Coronary flow capacity and survival prediction after revascularization: physiological basis and clinical implications

K. Lance Gould, Nils P. Johnson, Amanda E. Roby, Linh Bui, Danai Kitkungvan, Monica B. Patel, Tung Nguyen, Richard Kirkeeide, Mary Haynie, Salman A. Arain, Konstantinos Charitakis, Abhijeet Dhoble, Richard Smalling, Angelo Nascimbene, Marwan Jumean, Sachin Kumar, Biswajit Kar, Stefano Sdringola, Anthony Estrera, Igor GregoricDejian Lai, Ruosha Li, David McPherson, Jagat Narula

Research output: Contribution to journalArticlepeer-review

5 Scopus citations


Background and Coronary flow capacity (CFC) is associated with an observed 10-year survival probability for individual patients before and Aims after actual revascularization for comparison to virtual hypothetical ideal complete revascularization. Methods Stress myocardial perfusion (mL/min/g) and coronary flow reserve (CFR) per pixel were quantified in 6979 coronary artery disease (CAD) subjects using Rb-82 positron emission tomography (PET) for CFC maps of artery-specific size-severity abnormalities expressed as percent left ventricle with prospective follow-up to define survival probability per-decade as fraction of 1.0. Results Severely reduced CFC in 6979 subjects predicted low survival probability that improved by 42% after revascularization compared with no revascularization for comparable severity (P = .0015). For 283 pre-and-post-procedure PET pairs, severely reduced regional CFC-associated survival probability improved heterogeneously after revascularization (P < .001), more so after bypass surgery than percutaneous coronary interventions (P < .001) but normalized in only 5.7%; non-severe baseline CFC or survival probability did not improve compared with severe CFC (P = .00001). Observed CFC-associated survival probability after actual revascularization was lower than virtual ideal hypothetical complete post-revascularization survival probability due to residual CAD or failed revascularization (P < .001) unrelated to gender or microvascular dysfunction. Severely reduced CFC in 2552 post-revascularization subjects associated with low survival probability also improved after repeat revascularization compared with no repeat procedures (P = .025). Conclusions Severely reduced CFC and associated observed survival probability improved after first and repeat revascularization compared with no revascularization for comparable CFC severity. Non-severe CFC showed no benefit. Discordance between observed actual and virtual hypothetical post-revascularization survival probability revealed residual CAD or failed revascularization.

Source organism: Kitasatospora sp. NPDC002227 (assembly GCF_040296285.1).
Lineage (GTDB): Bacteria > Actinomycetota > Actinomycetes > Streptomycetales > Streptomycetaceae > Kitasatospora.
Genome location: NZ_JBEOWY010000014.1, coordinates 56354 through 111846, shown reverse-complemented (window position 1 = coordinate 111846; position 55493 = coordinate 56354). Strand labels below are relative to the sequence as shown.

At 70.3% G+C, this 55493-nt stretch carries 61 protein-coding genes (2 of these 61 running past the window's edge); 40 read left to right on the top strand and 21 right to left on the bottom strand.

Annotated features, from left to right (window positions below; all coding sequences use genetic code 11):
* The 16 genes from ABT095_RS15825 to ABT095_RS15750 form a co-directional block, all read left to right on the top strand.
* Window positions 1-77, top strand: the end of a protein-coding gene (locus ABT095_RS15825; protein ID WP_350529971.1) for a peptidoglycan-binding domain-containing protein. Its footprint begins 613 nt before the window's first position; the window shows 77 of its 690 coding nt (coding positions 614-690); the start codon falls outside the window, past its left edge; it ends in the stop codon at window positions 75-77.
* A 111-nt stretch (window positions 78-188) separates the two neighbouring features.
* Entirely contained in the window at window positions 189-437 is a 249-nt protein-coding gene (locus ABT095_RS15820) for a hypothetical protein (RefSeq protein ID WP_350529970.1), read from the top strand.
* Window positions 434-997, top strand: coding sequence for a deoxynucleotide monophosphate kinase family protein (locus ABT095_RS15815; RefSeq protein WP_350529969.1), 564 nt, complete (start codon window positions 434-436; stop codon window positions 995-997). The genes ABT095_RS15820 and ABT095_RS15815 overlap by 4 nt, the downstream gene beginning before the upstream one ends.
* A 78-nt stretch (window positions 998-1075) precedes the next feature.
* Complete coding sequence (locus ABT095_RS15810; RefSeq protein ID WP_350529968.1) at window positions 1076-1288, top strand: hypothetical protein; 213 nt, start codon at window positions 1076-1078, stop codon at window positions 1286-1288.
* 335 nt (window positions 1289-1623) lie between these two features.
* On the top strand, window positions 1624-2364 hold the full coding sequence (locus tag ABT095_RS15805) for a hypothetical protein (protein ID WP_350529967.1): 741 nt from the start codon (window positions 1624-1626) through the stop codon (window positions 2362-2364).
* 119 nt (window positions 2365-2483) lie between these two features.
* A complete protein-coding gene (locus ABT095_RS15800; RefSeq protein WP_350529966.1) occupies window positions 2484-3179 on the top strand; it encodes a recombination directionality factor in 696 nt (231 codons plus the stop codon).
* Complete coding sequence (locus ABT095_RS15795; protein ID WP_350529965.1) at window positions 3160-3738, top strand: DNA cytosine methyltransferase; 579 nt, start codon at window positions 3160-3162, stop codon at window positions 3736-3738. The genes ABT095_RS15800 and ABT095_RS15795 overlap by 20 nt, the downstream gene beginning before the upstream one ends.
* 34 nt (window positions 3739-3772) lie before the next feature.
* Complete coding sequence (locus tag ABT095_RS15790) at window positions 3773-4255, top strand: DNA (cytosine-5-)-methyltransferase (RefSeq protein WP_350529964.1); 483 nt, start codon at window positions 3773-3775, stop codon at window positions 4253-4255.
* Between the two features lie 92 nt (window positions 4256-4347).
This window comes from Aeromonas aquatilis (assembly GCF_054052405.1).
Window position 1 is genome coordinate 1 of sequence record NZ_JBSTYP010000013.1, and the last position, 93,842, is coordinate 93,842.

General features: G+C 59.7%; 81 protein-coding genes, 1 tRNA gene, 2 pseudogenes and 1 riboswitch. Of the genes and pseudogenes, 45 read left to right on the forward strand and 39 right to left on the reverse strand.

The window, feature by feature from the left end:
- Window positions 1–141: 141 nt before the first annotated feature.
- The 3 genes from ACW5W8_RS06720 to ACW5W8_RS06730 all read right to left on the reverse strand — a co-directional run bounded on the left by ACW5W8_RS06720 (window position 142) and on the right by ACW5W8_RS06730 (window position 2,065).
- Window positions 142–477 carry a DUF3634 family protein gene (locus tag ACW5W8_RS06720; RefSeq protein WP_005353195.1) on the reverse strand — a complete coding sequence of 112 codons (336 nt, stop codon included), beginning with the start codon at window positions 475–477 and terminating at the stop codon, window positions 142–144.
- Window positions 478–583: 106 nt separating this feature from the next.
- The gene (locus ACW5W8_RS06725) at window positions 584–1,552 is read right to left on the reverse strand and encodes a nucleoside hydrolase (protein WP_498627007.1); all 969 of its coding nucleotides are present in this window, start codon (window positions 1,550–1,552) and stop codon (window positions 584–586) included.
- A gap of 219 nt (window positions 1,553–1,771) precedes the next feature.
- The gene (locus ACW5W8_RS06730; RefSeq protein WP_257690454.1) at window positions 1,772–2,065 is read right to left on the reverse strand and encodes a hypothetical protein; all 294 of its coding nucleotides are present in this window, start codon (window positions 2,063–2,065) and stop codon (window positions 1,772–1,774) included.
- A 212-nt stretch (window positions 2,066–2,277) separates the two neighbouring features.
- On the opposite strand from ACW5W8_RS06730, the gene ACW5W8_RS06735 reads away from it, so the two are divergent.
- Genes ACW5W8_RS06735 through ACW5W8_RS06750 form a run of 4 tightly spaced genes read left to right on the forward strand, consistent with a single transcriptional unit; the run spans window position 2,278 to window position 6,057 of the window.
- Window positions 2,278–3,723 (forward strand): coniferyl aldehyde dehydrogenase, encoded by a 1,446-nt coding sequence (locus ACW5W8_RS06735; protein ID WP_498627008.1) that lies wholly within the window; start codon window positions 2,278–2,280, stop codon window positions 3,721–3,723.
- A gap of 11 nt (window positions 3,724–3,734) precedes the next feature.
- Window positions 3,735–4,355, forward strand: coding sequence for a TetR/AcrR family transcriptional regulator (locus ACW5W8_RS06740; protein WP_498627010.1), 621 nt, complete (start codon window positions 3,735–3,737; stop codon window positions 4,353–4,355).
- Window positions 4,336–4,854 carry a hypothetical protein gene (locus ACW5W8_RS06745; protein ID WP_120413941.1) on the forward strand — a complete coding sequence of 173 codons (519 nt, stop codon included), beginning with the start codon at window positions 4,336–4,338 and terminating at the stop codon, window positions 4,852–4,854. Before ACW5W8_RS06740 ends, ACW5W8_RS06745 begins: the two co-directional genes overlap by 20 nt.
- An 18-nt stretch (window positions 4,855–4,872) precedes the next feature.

Original languageEnglish (US)
Pages (from-to)181-194
Number of pages14
JournalEuropean Heart Journal
Issue number3
StatePublished - Jan 14 2024
Externally publishedYes


  • Coronary artery disease
  • Coronary bypass surgery
  • Coronary flow reserve
  • Myocardial ischaemia
  • Myocardial perfusion
  • PET imaging

ASJC Scopus subject areas

  • Cardiology and Cardiovascular Medicine


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